Category Archives: Uncategorized

We’re going to the zoo zoo zoo!

Staff from the Bernier Lab visited Seattle’s Woodland Park Zoo to discuss collaborating on some future projects.  While we were there, we got to meet Molly the Porcupine, up close and personal!

Here are some fun pictures of the adorable Molly. Thank you Woodland Park Zoo for the meet and greet!

Molly the Porcupine
Micah Pepper and Molly’s Selfie
Raphe Bernier and Molly
Alex Cole, Emily Fox and Molly


New publication on how Exonic Mosaic Mutations contribute to the risk of ASD

Exonic Mosaic Mutations Contribute Risk for Autism Spectrum Disorder

Krupp, D.R., Barnard, R.A., Duffourd, Y., Evans, S.A., Mulqueen, R.M., Bernier, R., Riviere, JB., Fombonne, E., O’Roak, B.J. (2017) The Journal of Human Genetics.

Full Article: Exonic Mosaic Mutations ASD 2017-min


Genetic risk factors for autism spectrum disorder (ASD) have yet to be fully elucidated. Postzygotic mosaic mutations (PMMs) have been implicated in several neurodevelopmental disorders and overgrowth syndromes. By leveraging whole-exome sequencing data on a large family-based ASD cohort, the Simons Simplex Collection, we systematically evaluated the potential role of PMMs in autism risk. Initial re-evaluation of published single-nucleotide variant (SNV) de novo mutations showed evidence consistent with putative PMMs for 11% of mutations. We developed a robust and sensitive SNV PMM calling approach integrating complementary callers, logistic regression modeling, and additional heuristics. In our high-confidence call set, we identified 470 PMMs in children, increasing the proportion of mosaic SNVs to 22%. Probands have a significant burden of synonymous PMMs and these mutations are enriched for computationally predicted impacts on splicing. Evidence of increased missense PMM burden was not seen in the full cohort. However, missense burden signal increased in subcohorts of families where probands lacked nonsynonymous germline mutations, especially in genes intolerant to mutations. Parental mosaic mutations that were transmitted account for 6.8% of the presumed de novo mutations in the children. PMMs were identified in previously implicated high-confidence neurodevelopmental disorder risk genes, such as CHD2, CTNNB1, SCN2A, and SYNGAP1, as well as candidate risk genes with predicted functions in chromatin remodeling or neurodevelopment, including ACTL6B, BAZ2B, COL5A3, SSRP1, and UNC79. We estimate that PMMs potentially contribute risk to 3%-4% of simplex ASD case subjects and future studies of PMMs in ASD and related disorders are warranted.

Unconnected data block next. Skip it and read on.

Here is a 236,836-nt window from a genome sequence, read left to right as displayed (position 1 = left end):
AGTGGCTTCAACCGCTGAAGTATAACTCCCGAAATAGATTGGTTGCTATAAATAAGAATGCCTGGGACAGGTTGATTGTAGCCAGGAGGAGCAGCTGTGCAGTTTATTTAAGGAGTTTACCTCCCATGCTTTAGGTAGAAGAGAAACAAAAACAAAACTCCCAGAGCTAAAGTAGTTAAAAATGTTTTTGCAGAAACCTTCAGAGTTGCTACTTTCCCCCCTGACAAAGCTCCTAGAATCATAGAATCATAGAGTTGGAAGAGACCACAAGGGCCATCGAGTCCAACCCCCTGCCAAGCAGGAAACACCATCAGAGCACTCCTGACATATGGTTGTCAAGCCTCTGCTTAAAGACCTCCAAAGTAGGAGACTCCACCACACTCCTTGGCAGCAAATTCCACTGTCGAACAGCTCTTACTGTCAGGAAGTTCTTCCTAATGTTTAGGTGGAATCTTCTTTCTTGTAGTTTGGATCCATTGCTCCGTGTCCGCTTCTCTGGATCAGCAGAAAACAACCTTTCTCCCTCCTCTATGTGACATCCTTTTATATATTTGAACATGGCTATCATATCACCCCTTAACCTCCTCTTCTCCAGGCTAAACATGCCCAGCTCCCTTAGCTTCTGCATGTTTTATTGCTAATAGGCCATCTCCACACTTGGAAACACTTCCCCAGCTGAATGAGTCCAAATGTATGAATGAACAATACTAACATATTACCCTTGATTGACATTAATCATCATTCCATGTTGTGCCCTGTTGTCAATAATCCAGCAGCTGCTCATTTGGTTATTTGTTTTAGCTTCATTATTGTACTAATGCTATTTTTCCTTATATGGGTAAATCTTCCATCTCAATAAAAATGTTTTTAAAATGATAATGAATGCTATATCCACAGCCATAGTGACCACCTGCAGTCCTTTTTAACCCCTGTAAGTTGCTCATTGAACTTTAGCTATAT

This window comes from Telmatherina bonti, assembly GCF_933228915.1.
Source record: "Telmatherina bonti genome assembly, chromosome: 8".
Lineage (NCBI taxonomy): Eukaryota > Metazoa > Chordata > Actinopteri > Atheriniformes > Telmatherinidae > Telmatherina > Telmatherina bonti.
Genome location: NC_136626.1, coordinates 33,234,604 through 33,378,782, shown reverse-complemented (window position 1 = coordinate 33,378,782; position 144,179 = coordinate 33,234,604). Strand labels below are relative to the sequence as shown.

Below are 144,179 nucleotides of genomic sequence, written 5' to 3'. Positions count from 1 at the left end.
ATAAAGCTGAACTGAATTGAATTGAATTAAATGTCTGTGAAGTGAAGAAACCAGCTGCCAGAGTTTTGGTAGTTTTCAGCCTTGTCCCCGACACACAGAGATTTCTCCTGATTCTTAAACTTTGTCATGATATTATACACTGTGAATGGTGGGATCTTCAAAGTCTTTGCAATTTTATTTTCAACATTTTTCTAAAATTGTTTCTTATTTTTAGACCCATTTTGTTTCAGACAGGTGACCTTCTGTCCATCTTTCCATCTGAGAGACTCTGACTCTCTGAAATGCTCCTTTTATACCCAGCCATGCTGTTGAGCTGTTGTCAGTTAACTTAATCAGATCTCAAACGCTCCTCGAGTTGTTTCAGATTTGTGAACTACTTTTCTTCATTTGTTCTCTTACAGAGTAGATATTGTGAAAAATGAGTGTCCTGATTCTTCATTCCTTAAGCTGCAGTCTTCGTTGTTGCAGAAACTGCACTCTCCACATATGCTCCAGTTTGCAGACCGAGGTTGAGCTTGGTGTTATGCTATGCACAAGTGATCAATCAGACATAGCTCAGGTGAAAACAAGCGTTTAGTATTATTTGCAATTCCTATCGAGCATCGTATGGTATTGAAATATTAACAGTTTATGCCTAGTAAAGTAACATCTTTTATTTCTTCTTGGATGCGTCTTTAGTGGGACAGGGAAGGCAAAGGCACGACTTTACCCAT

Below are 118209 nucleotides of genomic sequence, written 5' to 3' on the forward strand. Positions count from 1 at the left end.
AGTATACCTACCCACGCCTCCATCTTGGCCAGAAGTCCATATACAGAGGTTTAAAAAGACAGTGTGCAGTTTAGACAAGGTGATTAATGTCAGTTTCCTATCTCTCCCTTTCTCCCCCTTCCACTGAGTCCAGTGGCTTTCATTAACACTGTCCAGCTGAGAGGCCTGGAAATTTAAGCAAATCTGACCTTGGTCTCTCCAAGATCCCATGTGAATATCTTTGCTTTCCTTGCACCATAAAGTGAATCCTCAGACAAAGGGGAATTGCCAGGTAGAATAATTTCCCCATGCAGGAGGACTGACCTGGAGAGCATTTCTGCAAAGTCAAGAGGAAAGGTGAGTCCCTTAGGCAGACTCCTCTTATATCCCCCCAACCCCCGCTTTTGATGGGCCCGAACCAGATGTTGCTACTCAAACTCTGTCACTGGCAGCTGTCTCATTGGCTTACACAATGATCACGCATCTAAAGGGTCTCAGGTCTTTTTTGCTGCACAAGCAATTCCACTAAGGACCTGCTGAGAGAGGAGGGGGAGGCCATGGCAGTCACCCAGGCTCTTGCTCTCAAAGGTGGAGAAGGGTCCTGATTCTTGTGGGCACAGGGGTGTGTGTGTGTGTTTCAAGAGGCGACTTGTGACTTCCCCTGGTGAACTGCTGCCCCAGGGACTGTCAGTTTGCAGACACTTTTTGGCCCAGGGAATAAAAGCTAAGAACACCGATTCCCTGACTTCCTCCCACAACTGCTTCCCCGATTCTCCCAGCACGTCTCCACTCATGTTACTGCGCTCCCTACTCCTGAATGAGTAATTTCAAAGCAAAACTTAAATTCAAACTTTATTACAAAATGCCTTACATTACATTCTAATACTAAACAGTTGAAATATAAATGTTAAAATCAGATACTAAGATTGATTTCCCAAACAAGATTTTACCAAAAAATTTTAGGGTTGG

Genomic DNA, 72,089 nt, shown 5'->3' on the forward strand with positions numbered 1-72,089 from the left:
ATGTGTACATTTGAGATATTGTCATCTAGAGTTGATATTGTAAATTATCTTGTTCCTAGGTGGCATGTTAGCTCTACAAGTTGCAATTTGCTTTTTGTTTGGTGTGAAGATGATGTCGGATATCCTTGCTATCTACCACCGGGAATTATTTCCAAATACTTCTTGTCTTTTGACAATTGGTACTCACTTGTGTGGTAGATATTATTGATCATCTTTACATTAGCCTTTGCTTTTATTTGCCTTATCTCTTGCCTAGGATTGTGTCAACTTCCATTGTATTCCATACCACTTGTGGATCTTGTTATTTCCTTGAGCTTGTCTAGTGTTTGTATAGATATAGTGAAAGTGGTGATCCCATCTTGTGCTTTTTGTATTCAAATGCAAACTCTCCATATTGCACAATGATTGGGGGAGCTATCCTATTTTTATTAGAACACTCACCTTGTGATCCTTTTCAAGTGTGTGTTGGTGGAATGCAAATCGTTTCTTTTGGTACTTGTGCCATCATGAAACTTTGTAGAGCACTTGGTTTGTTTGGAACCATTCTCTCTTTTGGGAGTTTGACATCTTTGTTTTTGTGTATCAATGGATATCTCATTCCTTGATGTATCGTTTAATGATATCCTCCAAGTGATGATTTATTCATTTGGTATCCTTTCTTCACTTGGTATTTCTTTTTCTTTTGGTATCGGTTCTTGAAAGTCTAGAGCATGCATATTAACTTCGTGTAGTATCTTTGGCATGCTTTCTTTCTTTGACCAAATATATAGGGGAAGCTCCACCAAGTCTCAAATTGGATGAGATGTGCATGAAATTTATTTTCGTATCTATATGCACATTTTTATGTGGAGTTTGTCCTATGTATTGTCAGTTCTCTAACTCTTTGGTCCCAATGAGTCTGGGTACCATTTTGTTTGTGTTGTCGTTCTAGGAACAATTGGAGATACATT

Study: Antidepressants and genetic risk factors increase risk of ASD

A recent study coauthored by the Bernier Lab’s Dr. Raphael Bernier and Dr. Caitlin Hudac found that antidepressants taken during pregnancy may be associated with an increased severity in autism when combined with underlying genetic risk factors.

Click HERE to read the full article


Rare Autism-Related Genetic Consultation Clinic at Seattle Children’s Autism Center

The Seattle Children’s Autism Center has launched the new Rare Autism-Related Genetic Consultation Clinic (RARE Clinic)!

Children born with certain genetic changes (mutations) may have autism spectrum disorder; speech and language disorders; intellectual disabilities; physical differences; seizures; gastrointestinal problems; or sleep concerns. The RARE Clinic will provide a short-term consultation service, usually 3 to 4 appointments in a single day, to help address concerns related to your child’s genetic change. Your child will be see by experts in psychology; speech and language; and pediatrics.

For more information families should call 206-987-8080 and visit the Seattle Children’s Autism Center website!

Genetic changes include:

  • 16p11.2 deletion/duplication
  • ADNP
  • CHD2
  • CHD8
  • DYRK1A
  • GRIN2B
  • POGZ
  • SCN2A
  • TRIP12



SPARK Webinar 8/16: IEPs